So far massive success from my point of view.
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RegGuheert
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Re: Germany's Energiewende: The Future? A Failure? Both?

Mon Sep 07, 2015 1:11 pm

XeonPony wrote:So far massive success from my point of view.
From what perspective is it a success? Let's see:

Germany has increased their price of electricity to the second highest in Europe:

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They have destroyed their scenic countryside:



And what do the German people have to show for it? They have reduced their CO2 emissions by a smaller percentage than all but two other European countries:

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That was the main intent, was it not? Not from the chart that there is virtually no correlation between the installation of renewable generators and the reduction of CO2 emissions.

So, how did some European countries reduce their emissions? By going into recession:

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Greece should get a medal!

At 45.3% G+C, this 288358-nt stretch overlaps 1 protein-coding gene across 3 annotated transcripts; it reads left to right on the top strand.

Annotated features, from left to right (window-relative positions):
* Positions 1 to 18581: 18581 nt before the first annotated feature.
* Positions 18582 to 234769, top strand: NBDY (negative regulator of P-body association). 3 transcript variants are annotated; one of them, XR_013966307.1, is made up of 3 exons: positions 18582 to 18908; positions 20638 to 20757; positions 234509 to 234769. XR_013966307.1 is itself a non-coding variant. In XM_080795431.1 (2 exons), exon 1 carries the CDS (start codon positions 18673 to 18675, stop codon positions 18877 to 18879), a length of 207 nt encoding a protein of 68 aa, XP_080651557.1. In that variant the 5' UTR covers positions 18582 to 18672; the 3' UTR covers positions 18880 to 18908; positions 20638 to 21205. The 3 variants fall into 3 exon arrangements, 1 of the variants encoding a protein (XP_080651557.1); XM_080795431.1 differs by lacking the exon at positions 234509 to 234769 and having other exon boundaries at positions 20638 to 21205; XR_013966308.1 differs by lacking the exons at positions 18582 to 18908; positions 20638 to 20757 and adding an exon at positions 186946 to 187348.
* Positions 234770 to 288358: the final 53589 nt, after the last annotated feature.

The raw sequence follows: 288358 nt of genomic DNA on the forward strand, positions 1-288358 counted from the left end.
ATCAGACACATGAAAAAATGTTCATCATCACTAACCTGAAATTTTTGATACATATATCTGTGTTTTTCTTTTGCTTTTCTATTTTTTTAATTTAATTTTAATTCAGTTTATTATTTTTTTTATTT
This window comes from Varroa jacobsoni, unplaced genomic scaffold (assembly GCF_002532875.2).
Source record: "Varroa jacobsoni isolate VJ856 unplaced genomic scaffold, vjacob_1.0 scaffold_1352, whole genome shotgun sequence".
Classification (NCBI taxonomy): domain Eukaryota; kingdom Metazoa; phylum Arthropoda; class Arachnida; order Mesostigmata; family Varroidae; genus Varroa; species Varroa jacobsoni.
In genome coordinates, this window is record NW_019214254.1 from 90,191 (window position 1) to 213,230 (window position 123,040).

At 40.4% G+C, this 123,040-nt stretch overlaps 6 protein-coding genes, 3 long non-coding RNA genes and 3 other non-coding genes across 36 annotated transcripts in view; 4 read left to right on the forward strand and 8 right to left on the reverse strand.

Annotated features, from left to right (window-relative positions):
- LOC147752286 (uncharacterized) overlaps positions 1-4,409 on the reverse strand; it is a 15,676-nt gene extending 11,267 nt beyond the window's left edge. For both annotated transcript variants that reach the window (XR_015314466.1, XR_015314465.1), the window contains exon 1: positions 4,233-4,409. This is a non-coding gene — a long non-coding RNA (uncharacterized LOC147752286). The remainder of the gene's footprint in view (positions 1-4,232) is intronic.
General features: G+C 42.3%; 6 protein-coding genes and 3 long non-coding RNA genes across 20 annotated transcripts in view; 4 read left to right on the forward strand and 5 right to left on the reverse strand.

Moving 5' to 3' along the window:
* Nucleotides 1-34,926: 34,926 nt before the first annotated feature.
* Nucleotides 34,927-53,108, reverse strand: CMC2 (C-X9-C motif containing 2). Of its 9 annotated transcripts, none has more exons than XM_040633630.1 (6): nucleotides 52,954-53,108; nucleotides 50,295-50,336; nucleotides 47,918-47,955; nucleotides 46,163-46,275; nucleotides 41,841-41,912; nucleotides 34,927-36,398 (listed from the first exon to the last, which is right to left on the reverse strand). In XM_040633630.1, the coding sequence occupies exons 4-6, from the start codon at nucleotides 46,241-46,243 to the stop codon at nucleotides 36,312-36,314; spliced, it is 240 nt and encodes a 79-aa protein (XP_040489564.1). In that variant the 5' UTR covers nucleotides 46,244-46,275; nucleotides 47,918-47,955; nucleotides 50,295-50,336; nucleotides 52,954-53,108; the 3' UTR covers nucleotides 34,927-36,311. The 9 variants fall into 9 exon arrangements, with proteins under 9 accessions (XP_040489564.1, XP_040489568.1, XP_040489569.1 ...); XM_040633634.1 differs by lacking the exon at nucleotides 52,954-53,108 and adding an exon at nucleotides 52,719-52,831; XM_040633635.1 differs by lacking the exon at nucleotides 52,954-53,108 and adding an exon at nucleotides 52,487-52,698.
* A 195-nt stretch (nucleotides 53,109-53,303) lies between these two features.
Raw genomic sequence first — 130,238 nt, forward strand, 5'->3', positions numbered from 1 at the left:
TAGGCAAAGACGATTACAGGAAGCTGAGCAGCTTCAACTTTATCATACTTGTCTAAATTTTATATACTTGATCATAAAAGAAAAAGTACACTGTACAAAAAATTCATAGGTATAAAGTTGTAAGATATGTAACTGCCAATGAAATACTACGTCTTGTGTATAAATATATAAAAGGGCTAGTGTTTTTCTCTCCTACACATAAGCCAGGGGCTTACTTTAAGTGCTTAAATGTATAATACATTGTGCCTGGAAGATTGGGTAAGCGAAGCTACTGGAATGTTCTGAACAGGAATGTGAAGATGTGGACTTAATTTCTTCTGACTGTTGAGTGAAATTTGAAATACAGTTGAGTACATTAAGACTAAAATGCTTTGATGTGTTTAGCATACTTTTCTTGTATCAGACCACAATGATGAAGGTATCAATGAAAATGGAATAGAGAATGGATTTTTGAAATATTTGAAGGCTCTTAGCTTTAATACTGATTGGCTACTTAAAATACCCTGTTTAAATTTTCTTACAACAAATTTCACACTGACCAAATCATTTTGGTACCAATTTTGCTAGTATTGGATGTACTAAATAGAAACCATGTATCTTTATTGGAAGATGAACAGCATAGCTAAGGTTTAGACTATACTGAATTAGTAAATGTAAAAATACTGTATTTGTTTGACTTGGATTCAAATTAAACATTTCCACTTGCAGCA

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evnow
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Re: Germany's Energiewende: The Future? A Failure? Both?

Mon Sep 07, 2015 2:30 pm

It is clear you are posting fraudulent graphs that confuse causation. Are you a climate change denier ?
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ydnas7
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Re: Germany's Energiewende: The Future? A Failure? Both?

Tue Sep 08, 2015 5:08 am

RegGuheert wrote:
XeonPony wrote:So far massive success from my point of view.
From what perspective is it a success? Let's see:

Germany has increased their price of electricity to the second highest in Europe:

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back in OZ
my 'grandfathered' feed in tariff is about twice what I pay for peak electricity :D
my peak electricity is about twice what I pay for off peak electricity
my offpeak electricity is about twice what a new solar installation get for feed in tariff.

you bet my neighbours are paying me to produce electricity, :roll:

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Re: Germany's Energiewende: The Future? A Failure? Both?

Fri Oct 09, 2015 12:34 pm

It seems that even some climate alarmists who have studied the Energiewende believe it is a failure:
Professor Joachim Weimann wrote:For climate protection, we do not need the Energiewende.